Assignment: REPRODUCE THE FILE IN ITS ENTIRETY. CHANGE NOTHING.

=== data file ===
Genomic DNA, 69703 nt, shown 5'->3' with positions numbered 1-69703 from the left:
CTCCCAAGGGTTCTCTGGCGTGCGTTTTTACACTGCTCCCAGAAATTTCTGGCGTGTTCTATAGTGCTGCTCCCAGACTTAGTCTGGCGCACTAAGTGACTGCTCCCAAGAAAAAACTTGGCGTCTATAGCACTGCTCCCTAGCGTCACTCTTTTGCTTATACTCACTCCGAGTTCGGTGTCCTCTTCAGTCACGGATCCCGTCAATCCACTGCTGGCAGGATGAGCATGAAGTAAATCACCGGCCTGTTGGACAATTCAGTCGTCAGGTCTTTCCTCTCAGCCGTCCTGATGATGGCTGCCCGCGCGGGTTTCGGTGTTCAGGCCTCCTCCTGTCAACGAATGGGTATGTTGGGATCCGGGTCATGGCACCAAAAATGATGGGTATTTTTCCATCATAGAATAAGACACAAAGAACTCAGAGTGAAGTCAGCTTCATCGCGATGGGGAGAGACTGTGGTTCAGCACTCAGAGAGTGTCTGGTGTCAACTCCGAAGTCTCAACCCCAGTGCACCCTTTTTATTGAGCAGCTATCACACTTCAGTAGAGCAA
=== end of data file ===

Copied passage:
Genomic DNA, 69703 nt, shown 5'->3' with positions numbered 1-69703 from the left:
CTCCCAAGGGTTCTCTGGCGTGCGTTTTTACACTGCTCCCAGAAATTTCTGGCGTGTTCTATAGTGCTGCTCCCAGACTTAGTCTGGCGCACTAAGTGACTGCTCCCAAGAAAAAACTTGGCGTCTATAGCACTGCTCCCTAGCGTCACTCTTTTGCTTATACTCACTCCGAGTTCGGTGTCCTCTTCAGTCACGGATCCCGTCAATCCACTGCTGGCAGGATGAGCATGAAGTAAATCACCGGCCTGTTGGACAATTCAGTCGTCAGGTCTTTCCTCTCAGCCGTCCTGATGATGGCTGCCCGCGCGGGTTTCGGTGTTCAGGCCTCCTCCTGTCAACGAATGGGTATGTTGGGATCCGGGTCATGGCACCAAAAATGATGGGTATTTTTCCATCATAGAATAAGACACAAAGAACTCAGAGTGAAGTCAGCTTCATCGCGATGGGGAGAGACTGTGGTTCAGCACTCAGAGAGTGTCTGGTGTCAACTCCGAAGTCTCAACCCCAGTGCACCCTTTTTATTGAGCAGCTATCACACTTCAGTAGAGCAA